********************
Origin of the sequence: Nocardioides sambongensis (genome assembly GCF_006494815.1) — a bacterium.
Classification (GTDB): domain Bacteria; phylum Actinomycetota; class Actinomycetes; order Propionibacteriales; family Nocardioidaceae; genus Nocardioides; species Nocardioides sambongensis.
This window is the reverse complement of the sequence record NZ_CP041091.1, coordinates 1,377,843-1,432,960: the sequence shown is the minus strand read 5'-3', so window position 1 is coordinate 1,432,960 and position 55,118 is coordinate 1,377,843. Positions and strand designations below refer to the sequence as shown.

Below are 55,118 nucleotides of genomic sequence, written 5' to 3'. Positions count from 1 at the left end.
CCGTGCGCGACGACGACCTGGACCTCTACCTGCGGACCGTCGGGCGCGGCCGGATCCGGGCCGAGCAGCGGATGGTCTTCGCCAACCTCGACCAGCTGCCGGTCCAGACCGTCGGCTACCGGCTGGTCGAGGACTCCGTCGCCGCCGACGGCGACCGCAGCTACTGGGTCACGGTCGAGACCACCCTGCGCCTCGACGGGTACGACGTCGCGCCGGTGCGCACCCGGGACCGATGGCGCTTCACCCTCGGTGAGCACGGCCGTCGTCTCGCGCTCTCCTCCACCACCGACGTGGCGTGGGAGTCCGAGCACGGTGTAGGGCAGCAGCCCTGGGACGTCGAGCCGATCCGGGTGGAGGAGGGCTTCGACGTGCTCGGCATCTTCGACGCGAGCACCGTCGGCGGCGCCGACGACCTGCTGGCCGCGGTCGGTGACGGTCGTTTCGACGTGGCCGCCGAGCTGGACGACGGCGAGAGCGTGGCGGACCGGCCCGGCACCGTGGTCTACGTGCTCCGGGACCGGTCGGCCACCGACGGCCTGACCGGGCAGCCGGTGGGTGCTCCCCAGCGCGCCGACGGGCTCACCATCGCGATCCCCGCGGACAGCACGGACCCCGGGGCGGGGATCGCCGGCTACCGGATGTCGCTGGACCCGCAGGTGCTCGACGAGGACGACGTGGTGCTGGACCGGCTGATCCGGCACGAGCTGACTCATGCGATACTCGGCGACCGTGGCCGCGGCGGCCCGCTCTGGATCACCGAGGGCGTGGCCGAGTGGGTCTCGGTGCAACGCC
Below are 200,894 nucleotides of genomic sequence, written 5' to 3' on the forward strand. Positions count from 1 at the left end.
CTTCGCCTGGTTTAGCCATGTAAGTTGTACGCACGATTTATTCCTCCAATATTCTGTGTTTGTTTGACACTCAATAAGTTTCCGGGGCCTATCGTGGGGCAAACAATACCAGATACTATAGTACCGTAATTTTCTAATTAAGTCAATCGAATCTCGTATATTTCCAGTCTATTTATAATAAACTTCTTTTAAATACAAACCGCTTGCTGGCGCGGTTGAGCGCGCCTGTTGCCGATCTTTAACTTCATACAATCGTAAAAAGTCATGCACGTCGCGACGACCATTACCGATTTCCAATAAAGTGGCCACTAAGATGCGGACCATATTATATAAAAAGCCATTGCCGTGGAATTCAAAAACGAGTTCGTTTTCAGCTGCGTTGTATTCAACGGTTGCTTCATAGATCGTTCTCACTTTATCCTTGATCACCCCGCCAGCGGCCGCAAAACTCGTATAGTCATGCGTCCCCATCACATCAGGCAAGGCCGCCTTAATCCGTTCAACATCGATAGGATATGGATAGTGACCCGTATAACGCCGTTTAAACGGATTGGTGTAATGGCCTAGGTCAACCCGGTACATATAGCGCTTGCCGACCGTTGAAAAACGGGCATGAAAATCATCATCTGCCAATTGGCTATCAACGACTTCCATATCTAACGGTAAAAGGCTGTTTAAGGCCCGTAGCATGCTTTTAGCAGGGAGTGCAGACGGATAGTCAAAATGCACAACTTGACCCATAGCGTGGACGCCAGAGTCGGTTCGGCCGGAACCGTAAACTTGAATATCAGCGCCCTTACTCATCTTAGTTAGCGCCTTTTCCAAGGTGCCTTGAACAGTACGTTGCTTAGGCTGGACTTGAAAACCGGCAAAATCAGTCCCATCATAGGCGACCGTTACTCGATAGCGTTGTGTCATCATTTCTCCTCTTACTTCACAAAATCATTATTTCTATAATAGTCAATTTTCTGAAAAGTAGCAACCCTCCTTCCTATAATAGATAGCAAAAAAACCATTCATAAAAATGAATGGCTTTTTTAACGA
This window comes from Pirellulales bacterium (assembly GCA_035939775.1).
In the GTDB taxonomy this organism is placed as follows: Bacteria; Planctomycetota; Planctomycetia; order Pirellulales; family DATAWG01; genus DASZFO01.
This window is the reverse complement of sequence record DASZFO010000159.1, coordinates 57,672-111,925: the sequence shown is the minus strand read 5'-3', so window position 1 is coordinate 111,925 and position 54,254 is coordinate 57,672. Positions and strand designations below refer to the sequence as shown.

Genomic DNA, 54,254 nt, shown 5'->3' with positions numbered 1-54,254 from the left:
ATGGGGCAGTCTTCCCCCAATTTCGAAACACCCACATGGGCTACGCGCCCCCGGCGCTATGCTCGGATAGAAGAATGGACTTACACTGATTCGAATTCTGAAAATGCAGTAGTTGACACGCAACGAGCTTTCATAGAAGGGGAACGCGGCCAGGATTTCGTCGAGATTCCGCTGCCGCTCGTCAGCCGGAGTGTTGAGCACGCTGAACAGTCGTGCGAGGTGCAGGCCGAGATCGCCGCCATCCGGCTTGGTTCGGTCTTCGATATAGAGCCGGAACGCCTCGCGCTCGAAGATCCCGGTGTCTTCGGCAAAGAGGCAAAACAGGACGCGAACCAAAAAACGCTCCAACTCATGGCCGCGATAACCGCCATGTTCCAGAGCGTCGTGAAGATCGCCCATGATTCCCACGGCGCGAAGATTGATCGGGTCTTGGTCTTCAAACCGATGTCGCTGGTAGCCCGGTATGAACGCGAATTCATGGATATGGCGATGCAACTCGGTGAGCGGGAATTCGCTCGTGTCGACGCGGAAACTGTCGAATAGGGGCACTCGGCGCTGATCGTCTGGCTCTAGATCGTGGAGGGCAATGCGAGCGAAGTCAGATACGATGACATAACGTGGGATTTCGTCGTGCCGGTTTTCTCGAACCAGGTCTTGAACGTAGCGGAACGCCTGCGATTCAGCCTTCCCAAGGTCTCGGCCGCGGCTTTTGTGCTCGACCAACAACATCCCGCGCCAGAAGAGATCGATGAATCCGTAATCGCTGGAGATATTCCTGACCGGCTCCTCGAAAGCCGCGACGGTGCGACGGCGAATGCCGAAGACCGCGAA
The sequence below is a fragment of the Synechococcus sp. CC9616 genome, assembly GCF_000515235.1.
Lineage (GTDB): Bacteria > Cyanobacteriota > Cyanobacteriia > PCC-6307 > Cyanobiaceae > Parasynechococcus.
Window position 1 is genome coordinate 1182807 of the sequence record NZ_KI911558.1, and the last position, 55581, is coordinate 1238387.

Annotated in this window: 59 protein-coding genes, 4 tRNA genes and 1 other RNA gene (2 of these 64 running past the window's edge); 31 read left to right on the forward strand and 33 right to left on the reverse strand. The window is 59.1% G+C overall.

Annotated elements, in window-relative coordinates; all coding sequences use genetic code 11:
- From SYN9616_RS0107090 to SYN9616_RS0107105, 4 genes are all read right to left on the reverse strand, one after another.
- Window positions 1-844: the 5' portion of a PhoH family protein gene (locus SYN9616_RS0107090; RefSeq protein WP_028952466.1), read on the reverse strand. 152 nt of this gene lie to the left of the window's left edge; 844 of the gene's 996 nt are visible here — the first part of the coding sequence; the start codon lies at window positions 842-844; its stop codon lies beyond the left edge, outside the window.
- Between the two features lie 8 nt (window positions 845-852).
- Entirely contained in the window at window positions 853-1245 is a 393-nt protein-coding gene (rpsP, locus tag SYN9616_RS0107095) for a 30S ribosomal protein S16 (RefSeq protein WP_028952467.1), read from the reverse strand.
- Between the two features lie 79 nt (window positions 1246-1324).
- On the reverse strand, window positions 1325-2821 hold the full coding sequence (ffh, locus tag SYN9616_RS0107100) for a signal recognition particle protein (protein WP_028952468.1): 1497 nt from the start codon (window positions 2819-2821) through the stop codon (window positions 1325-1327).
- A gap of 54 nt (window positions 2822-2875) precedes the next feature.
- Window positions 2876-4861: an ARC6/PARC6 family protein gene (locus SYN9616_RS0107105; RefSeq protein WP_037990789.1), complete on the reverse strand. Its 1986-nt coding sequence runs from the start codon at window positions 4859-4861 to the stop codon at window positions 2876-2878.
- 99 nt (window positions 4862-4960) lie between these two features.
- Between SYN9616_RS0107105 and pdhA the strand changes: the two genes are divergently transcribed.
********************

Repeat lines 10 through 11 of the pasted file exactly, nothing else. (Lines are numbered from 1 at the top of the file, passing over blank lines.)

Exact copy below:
This window is the reverse complement of sequence record DASZFO010000159.1, coordinates 57,672-111,925: the sequence shown is the minus strand read 5'-3', so window position 1 is coordinate 111,925 and position 54,254 is coordinate 57,672. Positions and strand designations below refer to the sequence as shown.

Genomic DNA, 54,254 nt, shown 5'->3' with positions numbered 1-54,254 from the left: